There's a fine, often-imperceptible line between some workers' beliefs and their professional behavior. Crossing that line is a fast way to insult and demoralize a capable employee. These are excellent reasons to know your workers and think twice about how you critique them. I have been—and still am—a reporter. I've also been a diagnostic equipment salesman. As a result, I've had plenty of opportunities to observe service personnel in tire dealerships and service shops. There's a rarified group among them who put their hearts and souls into their work every day. This proud, conscientious breed of worker has made you tons of money. Simply put, they treat your business as if it was theirs—not yours. These employees make and maintain eye contact with customers, learn their names and cope with their foibles. Ultimately, their warm, caring ways put a friendly, recognizable face on your dealership or service shop. Their personal approach is likely a major part of the reason your company generates so much repeat business. But beware, because this person's sunny disposition may dissolve faster than a snow ball in boiling water when you say the wrong thing at the wrong time. First, imagine that these workers have just taken it on the chin for some reason. For instance, a customer just wrongly vented all the day's frustrations on this employee after learning that repairs on his or her car are taking longer than expected. Your employees are embarrassed because they realized that no one alerted the customer about the delays. Or imagine that the workers are having a substandard day—perhaps a bad week. They aren't closing sales as normal. To aggravate the situation, it seems like every unresponsive or rude motorist within miles of your store has chosen this week to try price-shopping and brow-beating your sales staff. And yes, your normally cheery salespeople have encountered every one of these curmudgeons. So what have I repeatedly heard bosses say to these employees? "Oh, don't take that lip personally. That guy probably had a bad day," is one example. Another is, "Oh, don't take that rejection personally—sounded like the man was only shopping anyway." However, your usually stellar workers truly take their job very personally—a trait that cuts both ways. The point is that these perceived slights and rejections really sting them. What's more, your attempt to cheer them up may backfire because you may sound both ungrateful and gratuitous. Hearing your reaction, this worker may think, "You thankless jerk! You can't sell ice water in the middle of a desert and you have the gall to criticize me? Taking my work personally is OK as long as it lines your wallet, huh?" Instead of using phrases such as "taking things personally," take another tack. First, compliment the employee's efforts. Then try to make your critique sound more objective, more reasonable. For instance, you may note, "Jean, you usually sense a customer's moods and needs very well. But we overlooked updating that fellow on the job and then he unloaded his anger on you. Hang in there and we'll all pay more attention to updates and follow-ups in the future." Or you might say, "Jean, keep working those fundamentals. You're very good but sometimes we encounter a bunch of prospects who are just plain obstinate, plain cranky—or both! Hang in there. Maybe tomorrow we'll think of different ways you might have closed those deals." So, recognize that the person does take the job personally. But try to politely critique, encourage, coach and inspire that worker without taking an unintentional jab at their beliefs and work ethic.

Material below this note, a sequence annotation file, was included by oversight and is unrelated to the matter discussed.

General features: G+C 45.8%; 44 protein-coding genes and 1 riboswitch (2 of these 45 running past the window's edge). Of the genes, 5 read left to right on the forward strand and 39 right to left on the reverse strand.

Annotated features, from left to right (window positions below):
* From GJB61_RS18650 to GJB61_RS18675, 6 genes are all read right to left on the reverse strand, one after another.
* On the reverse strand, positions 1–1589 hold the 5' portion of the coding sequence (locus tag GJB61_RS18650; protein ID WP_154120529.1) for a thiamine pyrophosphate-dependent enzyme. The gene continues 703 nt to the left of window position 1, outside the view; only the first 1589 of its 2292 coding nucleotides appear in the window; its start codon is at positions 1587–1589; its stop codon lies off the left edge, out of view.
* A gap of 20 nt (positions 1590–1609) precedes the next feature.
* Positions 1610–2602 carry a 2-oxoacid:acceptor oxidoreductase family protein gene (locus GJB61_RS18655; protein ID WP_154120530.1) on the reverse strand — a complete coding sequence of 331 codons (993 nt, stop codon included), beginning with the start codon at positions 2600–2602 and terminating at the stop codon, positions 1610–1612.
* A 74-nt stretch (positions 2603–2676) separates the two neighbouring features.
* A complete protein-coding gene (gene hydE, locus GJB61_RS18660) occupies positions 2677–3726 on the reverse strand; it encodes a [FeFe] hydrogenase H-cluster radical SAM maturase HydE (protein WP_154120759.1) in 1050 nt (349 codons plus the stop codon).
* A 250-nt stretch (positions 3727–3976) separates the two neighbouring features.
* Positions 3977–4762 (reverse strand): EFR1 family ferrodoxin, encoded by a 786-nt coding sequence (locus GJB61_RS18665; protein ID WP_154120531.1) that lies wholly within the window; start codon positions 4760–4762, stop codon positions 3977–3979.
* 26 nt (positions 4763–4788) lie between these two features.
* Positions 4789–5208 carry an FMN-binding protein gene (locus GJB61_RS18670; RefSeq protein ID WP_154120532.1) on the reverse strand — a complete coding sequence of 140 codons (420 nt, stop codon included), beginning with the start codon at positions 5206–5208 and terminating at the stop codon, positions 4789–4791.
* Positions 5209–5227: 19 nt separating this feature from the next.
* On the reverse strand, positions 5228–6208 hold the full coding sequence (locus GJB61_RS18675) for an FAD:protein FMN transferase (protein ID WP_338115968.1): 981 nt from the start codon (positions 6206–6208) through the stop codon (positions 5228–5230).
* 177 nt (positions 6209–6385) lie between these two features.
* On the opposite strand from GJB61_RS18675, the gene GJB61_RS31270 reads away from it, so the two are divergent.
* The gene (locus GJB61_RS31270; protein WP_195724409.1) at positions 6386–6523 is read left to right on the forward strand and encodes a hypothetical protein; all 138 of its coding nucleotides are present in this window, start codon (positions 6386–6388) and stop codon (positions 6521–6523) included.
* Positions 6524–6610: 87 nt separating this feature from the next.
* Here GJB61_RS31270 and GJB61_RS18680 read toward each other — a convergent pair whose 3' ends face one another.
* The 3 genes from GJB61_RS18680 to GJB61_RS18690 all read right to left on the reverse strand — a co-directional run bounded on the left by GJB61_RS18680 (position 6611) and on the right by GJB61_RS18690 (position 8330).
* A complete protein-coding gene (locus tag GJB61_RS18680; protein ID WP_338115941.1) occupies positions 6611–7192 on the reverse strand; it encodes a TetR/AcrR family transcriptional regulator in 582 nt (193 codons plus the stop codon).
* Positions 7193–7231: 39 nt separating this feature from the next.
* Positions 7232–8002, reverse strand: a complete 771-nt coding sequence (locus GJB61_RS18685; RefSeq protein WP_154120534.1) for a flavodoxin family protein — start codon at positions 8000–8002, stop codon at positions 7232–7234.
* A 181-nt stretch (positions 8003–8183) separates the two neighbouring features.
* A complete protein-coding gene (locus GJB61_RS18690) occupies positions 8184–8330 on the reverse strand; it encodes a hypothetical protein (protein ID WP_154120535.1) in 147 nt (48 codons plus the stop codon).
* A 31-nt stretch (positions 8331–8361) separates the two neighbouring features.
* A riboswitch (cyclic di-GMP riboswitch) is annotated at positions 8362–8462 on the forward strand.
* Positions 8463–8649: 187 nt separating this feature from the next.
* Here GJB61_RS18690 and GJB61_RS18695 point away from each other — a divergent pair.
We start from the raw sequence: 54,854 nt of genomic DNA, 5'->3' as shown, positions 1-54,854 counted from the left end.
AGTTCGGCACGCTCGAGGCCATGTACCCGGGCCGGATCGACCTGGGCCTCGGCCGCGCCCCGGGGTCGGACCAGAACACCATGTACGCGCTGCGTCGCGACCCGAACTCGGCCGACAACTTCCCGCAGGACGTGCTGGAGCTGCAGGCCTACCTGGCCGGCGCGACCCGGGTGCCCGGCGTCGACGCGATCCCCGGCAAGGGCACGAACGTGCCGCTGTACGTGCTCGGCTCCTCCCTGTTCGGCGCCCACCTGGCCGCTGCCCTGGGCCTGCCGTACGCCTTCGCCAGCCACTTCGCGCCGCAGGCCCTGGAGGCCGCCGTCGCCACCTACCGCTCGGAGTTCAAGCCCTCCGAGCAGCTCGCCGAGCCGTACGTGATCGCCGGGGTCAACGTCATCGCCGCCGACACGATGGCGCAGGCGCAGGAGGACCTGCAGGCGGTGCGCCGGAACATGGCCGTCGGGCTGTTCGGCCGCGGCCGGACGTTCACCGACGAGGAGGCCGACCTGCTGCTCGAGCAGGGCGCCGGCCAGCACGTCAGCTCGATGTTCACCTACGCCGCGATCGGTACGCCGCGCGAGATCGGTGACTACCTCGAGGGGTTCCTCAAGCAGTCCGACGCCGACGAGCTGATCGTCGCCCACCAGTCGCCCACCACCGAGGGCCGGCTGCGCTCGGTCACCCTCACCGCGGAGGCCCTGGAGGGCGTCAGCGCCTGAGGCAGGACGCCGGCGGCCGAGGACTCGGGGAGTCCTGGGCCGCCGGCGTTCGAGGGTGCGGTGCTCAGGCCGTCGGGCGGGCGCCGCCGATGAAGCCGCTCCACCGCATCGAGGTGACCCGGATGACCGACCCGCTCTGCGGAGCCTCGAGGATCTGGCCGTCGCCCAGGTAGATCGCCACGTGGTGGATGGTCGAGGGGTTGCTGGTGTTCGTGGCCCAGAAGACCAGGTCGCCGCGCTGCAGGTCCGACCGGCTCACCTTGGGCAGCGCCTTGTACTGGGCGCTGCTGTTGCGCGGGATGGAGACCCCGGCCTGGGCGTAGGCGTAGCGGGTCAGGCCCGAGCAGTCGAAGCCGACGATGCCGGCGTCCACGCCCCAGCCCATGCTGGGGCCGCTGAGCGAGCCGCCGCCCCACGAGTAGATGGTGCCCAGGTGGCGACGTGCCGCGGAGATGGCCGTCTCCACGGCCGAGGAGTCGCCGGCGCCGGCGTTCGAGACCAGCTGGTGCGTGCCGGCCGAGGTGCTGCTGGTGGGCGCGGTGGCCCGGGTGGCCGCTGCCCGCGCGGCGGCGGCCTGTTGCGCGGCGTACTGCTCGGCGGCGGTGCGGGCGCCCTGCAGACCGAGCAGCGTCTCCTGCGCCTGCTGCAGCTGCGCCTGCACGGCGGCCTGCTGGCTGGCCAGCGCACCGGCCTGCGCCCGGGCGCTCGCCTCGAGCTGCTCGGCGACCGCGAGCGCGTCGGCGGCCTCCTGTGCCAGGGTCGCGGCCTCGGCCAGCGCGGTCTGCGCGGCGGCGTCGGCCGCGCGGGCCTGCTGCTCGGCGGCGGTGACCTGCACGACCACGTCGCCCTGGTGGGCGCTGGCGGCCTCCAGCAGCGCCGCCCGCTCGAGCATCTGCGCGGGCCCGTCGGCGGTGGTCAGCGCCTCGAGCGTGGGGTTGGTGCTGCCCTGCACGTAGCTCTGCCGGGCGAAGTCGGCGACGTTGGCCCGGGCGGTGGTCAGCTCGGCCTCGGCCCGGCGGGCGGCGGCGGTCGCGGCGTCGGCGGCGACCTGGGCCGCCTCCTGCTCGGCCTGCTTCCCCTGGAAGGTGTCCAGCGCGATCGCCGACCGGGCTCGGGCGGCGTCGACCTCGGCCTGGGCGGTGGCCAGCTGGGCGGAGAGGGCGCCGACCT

Keep "personal' out of worker critique
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